commit, but first it makes a copy of the existing
README with the
You can manually bypass all pre-commit hooks, including
--no-verify option of
Many programming languages provide mechanisms for self-documenting source code,
e.g., Java's javadoc comments, and Python's doc strings. There are also many
tools, like Epydoc, for extracting such documentation from source and producing
full API docs. The design goals of
gitAutoReadme differ from these in
The focus is on generating a
READMEfile rather than full API docs, though you certainly could use
gitAutoReadmeto include all of your API documentation in the
README, if you wanted to.
It is completely language-neutral and markup-neutral. It can be used to include not just comment strings, but any kind of text from your source files, including snippets of live code.
It integrates seamlessly into your
git-based workflow, and is perfect for keeping the
READMEdisplayed on your project's github page always current. You could even add some more pre-commit hooks of your own, which together with
gitAutoReadmemight do some pretty complicated programmatic
gitAutoReadme is also related to so-called literate programming tools like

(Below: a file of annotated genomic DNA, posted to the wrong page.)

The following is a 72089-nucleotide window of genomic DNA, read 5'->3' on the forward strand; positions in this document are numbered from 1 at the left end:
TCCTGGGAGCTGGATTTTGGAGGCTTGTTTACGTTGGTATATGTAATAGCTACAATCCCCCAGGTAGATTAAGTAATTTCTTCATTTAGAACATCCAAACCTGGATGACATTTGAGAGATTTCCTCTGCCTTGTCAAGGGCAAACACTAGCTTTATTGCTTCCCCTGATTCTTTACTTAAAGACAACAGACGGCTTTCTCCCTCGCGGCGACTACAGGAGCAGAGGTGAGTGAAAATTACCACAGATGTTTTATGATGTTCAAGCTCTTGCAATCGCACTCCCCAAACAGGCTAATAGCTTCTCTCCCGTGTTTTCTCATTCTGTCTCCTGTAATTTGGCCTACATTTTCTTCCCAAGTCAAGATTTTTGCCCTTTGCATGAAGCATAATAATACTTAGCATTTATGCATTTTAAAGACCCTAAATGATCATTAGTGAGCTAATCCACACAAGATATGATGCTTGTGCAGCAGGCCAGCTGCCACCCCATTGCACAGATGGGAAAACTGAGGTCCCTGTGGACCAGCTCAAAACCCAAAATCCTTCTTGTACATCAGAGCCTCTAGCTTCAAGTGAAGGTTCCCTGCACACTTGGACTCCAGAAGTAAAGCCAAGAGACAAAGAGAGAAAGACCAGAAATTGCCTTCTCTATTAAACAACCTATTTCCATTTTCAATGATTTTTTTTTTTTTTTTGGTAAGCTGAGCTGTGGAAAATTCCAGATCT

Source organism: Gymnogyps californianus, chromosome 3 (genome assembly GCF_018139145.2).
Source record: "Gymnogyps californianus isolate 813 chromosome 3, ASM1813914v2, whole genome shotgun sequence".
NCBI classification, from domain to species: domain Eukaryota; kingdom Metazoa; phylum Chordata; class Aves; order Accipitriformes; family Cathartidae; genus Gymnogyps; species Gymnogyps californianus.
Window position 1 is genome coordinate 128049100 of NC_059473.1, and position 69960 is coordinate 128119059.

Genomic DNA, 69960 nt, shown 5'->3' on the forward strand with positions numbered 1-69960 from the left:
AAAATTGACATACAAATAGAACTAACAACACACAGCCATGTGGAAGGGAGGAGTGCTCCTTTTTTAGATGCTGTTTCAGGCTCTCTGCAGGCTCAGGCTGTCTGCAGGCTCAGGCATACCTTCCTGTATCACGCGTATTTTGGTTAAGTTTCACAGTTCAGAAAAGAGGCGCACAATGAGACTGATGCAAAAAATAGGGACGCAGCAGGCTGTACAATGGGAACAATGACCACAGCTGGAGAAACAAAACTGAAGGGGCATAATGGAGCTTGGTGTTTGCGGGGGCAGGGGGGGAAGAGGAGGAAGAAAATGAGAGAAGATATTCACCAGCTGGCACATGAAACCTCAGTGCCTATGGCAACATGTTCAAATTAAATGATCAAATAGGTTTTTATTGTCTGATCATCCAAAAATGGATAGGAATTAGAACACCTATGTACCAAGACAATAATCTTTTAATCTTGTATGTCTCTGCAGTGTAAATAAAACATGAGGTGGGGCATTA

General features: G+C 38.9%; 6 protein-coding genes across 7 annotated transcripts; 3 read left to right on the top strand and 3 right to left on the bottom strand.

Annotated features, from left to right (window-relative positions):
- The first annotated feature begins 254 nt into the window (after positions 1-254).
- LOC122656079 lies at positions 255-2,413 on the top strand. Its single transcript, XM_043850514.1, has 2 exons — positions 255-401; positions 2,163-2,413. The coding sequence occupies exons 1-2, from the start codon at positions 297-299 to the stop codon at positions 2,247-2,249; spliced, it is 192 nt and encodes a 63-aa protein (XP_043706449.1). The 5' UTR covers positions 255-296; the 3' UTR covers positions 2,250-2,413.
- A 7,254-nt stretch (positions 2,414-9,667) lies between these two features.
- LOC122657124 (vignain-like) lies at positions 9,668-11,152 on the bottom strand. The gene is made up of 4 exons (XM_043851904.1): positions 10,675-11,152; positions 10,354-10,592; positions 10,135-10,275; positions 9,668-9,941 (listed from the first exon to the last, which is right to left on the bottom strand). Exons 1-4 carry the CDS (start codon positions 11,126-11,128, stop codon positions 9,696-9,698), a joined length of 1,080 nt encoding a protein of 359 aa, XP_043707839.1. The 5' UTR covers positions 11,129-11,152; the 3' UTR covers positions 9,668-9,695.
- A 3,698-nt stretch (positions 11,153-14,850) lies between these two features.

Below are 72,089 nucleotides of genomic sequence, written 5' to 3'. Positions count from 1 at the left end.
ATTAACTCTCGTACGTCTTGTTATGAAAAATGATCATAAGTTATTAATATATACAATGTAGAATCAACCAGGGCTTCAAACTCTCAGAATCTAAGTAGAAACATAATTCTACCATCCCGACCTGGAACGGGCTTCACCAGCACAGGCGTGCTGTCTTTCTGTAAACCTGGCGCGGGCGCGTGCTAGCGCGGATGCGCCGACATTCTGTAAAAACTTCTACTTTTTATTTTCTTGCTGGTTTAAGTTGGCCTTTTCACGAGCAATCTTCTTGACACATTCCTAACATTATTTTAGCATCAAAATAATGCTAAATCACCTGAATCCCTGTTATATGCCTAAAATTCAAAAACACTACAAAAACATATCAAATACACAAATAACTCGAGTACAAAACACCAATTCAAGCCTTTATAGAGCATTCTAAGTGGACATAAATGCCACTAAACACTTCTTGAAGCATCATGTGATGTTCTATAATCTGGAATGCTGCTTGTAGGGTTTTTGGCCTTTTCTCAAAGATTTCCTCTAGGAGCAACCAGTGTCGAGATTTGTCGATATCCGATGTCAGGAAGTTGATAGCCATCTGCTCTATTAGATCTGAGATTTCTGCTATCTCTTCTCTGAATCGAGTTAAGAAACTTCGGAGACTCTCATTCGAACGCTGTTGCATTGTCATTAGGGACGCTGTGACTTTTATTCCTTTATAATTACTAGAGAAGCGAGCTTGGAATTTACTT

Sweave, which are generally much more complicated and powerful.
gitAutoReadme offers simplicity, and takes a complementary approach: you
embed your documentation in your code, rather than embedding your code in your
gitAutoReadme.sh [ -h | -i | -u gitroot ]
Once installed to your working copy of a repository, you normally don't need to
gitAutoReadme.sh itself, as that will be handled by a pre-commit hook.
The exceptions are:
gitAutoReadmeon a working copy:
This process is interactive in the terminal, and is described in the Installation section of the documentation.
gitAutoReadmefrom a working copy:
./gitAutoReadme.sh -u /path/to/working/copy
This will remove the
gitAutoReadme.shlink/copy in the given working copy's
.git/hooksdirectory, and remove the
[autoreadme]section from its
gitAutoReadmeto generate the resulting
READMEfile without peforming a commit (this must be done from the top of your working copy):
./gitAutoReadme.sh -hprints this Invocation section of the documention to standard out and exits.
License and Copyright
Copyright 2011 by Max Bane. Distributed under the terms of the [Creative Commons Attribution 3.0 Unported license] 1.